The Multnomah County District Attorney’s Office filed a motion Tuesday that effectively takes the death penalty off the table for Jeremy Christian, the man charged with stabbing three people, killing two of them on-board a Portland light rail train in 2017.
A judge would still need to sign off on the proposed change.
Christian had been charged with two counts of aggravated murder and one count of attempted aggravated murder stemming from the alleged stabbing May 26, 2017, that left Taliesin Namkai-Meche and Ricky Best dead and a third train passenger, Micah Fletcher, badly wounded.
In court papers, prosecutors sought to amend three charges from their original indictment to reflect changes in state law that drastically limit who is eligible for the death penalty in Oregon. The aggravated murder charges would become first-degree murder and the attempted aggravated murder charge would become attempted first-degree murder.
“In the present case, the suggested changes do not alter the essential nature of the indictment against the defendant, alter the availability to him of defenses or evidence, and do not add a theory, element or crimes,” Jeff Howes, first assistant to the district attorney, wrote in the court filing.
On Sept. 29, a new Oregon law went into effect that narrows the definition of aggravated murder, the state’s only capital charge. Senate Bill 1013 was the product of a Democratic supermajority in the Oregon Legislature and was fought vigorously by district attorneys.
SB 1013 limited the death penalty to murder cases of children younger than 14 or murders of law enforcement officers, terrorist attacks that kill at least two people, and prison killings carried out by someone who has previously been convicted of murder.
“It is clear from the language of SB 1013, and the discussions that were held in front of the Oregon Senate Judiciary Committee … the legislature’s intent was to drastically reduce the types of murderous activity that could qualify as Aggravated Murder and to create a statutory scheme that would capture most of those activities (formerly captured by the Aggravated Murder statute) and label such activities as Murder in the First Degree,” Howes wrote.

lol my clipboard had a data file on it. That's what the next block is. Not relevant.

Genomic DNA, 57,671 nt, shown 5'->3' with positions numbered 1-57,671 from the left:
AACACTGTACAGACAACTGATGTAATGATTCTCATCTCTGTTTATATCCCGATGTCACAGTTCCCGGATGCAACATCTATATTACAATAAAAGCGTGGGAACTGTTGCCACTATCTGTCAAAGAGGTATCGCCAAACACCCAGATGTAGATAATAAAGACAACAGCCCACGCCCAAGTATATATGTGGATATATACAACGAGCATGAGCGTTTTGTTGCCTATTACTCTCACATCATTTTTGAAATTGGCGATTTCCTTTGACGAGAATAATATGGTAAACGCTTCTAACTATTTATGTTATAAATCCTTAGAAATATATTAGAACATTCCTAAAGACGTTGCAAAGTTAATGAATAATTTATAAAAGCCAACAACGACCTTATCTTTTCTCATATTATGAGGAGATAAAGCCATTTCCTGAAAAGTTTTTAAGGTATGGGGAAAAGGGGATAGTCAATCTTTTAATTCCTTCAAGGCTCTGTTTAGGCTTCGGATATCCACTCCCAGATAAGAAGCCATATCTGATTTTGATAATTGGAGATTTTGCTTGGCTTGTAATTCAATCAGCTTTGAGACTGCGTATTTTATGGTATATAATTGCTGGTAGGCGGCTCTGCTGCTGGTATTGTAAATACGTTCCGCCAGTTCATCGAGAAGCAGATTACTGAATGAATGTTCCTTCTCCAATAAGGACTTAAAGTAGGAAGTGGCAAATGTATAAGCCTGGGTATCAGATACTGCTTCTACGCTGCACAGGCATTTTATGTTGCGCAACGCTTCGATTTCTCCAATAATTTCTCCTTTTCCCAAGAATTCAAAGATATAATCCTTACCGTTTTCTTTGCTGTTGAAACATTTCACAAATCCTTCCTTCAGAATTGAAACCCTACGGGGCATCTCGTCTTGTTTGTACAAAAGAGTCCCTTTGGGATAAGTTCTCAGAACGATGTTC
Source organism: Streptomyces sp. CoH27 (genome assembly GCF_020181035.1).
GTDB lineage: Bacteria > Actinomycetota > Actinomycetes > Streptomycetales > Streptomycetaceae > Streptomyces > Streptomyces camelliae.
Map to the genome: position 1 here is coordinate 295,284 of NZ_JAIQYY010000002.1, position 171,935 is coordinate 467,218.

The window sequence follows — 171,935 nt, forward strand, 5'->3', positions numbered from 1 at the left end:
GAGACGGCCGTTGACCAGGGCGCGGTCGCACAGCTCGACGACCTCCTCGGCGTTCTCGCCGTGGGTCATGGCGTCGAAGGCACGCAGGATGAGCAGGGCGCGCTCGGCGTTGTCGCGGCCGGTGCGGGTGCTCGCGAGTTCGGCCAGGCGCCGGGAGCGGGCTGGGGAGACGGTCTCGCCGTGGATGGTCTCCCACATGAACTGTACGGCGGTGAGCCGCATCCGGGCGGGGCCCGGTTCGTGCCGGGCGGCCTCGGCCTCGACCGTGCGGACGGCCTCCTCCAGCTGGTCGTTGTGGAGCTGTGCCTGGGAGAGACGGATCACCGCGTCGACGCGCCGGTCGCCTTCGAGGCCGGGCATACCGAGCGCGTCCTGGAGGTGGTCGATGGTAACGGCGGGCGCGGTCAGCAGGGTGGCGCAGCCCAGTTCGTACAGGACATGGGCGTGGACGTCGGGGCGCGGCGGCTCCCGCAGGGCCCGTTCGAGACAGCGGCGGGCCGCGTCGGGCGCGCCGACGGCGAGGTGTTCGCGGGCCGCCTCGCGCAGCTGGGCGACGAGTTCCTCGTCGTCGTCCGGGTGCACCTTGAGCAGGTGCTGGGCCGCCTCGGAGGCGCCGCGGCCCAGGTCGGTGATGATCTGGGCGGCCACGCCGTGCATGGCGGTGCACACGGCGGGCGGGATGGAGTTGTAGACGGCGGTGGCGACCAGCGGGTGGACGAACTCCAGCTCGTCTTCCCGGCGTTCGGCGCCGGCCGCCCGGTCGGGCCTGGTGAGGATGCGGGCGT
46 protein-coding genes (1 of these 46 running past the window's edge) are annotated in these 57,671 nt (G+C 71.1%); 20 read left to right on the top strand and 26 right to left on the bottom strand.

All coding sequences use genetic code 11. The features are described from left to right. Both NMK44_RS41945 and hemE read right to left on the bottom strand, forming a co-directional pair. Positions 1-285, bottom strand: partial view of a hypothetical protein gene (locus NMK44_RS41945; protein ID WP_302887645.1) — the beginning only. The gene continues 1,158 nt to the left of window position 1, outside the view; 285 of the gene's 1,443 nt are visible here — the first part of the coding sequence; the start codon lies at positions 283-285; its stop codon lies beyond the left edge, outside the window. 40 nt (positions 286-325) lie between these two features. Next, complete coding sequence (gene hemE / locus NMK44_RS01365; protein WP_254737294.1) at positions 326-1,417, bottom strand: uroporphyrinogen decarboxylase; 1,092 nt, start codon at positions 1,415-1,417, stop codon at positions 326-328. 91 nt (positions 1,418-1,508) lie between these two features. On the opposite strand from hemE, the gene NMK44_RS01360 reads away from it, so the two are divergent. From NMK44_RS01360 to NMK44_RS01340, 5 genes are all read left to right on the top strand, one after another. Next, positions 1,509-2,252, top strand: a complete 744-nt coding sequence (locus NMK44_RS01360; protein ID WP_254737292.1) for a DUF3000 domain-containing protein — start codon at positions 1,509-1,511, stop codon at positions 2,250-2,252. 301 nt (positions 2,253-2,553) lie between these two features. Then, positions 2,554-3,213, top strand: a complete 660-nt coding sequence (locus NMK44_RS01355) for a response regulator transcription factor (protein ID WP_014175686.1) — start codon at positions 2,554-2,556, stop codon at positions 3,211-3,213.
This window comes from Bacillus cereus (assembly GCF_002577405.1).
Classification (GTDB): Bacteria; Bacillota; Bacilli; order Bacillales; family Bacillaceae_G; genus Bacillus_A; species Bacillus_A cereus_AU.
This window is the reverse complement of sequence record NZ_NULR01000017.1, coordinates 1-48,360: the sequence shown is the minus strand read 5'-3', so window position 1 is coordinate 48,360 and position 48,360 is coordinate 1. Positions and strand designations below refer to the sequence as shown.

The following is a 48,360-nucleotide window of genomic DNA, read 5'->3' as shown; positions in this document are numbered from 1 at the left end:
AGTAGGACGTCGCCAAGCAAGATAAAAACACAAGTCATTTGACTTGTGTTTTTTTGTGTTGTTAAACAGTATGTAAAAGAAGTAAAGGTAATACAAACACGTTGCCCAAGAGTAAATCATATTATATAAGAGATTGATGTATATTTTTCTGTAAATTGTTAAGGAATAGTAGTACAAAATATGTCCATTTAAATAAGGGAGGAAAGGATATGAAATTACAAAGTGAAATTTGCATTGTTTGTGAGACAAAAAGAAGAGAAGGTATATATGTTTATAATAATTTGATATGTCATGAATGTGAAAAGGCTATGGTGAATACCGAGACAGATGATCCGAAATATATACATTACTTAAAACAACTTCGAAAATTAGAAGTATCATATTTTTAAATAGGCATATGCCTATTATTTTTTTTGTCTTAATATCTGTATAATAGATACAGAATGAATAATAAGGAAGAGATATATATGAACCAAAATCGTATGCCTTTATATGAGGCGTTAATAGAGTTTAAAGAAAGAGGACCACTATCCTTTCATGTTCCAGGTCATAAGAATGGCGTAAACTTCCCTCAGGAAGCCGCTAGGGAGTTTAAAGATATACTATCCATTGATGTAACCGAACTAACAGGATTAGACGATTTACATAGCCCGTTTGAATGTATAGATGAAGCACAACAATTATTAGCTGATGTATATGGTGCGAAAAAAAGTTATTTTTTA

Christian’s defense attorneys filed motions earlier this month asking the aggravated murder charges be dismissed and the death penalty taken off the table as a sentencing option because of the new state law.
“SB 1013 gives a new definition for Aggravated Murder and is based on elements not pleaded in the present case,” Christian’s defense attorneys wrote in an Oct. 1 court filing. “Therefore, there is no legal basis for the State to proceed against defendant on Aggravated Murder in the present case.”
An analysis by OPB published earlier this month, found at least 43 open cases included one or more charges of aggravated murder, the state’s only death-eligible crime. Under the now narrower definition of the law, though, OPB found just one of those cases appears certain to proceed as an aggravated murder charge.
Christian is next scheduled to appear in court Friday, Nov. 1, where the judge could rule on motions filed by prosecutors and the defense.